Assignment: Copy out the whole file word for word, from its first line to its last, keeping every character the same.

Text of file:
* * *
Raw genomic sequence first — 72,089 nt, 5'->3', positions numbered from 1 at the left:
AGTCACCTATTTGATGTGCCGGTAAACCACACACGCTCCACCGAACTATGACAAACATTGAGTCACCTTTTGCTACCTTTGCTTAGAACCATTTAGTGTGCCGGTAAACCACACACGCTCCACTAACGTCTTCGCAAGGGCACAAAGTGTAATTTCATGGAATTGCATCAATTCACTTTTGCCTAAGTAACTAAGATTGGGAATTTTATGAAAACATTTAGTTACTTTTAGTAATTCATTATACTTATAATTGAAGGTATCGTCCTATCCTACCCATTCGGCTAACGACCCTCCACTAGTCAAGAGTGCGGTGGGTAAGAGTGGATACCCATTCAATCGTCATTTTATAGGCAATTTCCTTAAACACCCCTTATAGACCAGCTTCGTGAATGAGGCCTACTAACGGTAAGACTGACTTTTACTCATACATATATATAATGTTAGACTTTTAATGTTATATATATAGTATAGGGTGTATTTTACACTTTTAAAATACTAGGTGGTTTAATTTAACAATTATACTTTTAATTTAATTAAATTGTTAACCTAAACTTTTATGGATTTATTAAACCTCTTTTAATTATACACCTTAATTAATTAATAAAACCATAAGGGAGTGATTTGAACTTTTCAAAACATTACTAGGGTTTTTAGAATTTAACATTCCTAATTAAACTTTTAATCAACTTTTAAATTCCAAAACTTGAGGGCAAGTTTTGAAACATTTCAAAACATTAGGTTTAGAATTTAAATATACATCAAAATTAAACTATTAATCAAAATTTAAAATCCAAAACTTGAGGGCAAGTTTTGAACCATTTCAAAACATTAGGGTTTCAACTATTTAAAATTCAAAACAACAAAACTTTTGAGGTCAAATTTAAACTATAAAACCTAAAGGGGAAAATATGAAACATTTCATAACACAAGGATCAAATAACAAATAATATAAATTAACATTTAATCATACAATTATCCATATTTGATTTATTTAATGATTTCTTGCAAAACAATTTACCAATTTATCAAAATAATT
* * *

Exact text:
Raw genomic sequence first — 72,089 nt, 5'->3', positions numbered from 1 at the left:
AGTCACCTATTTGATGTGCCGGTAAACCACACACGCTCCACCGAACTATGACAAACATTGAGTCACCTTTTGCTACCTTTGCTTAGAACCATTTAGTGTGCCGGTAAACCACACACGCTCCACTAACGTCTTCGCAAGGGCACAAAGTGTAATTTCATGGAATTGCATCAATTCACTTTTGCCTAAGTAACTAAGATTGGGAATTTTATGAAAACATTTAGTTACTTTTAGTAATTCATTATACTTATAATTGAAGGTATCGTCCTATCCTACCCATTCGGCTAACGACCCTCCACTAGTCAAGAGTGCGGTGGGTAAGAGTGGATACCCATTCAATCGTCATTTTATAGGCAATTTCCTTAAACACCCCTTATAGACCAGCTTCGTGAATGAGGCCTACTAACGGTAAGACTGACTTTTACTCATACATATATATAATGTTAGACTTTTAATGTTATATATATAGTATAGGGTGTATTTTACACTTTTAAAATACTAGGTGGTTTAATTTAACAATTATACTTTTAATTTAATTAAATTGTTAACCTAAACTTTTATGGATTTATTAAACCTCTTTTAATTATACACCTTAATTAATTAATAAAACCATAAGGGAGTGATTTGAACTTTTCAAAACATTACTAGGGTTTTTAGAATTTAACATTCCTAATTAAACTTTTAATCAACTTTTAAATTCCAAAACTTGAGGGCAAGTTTTGAAACATTTCAAAACATTAGGTTTAGAATTTAAATATACATCAAAATTAAACTATTAATCAAAATTTAAAATCCAAAACTTGAGGGCAAGTTTTGAACCATTTCAAAACATTAGGGTTTCAACTATTTAAAATTCAAAACAACAAAACTTTTGAGGTCAAATTTAAACTATAAAACCTAAAGGGGAAAATATGAAACATTTCATAACACAAGGATCAAATAACAAATAATATAAATTAACATTTAATCATACAATTATCCATATTTGATTTATTTAATGATTTCTTGCAAAACAATTTACCAATTTATCAAAATAATT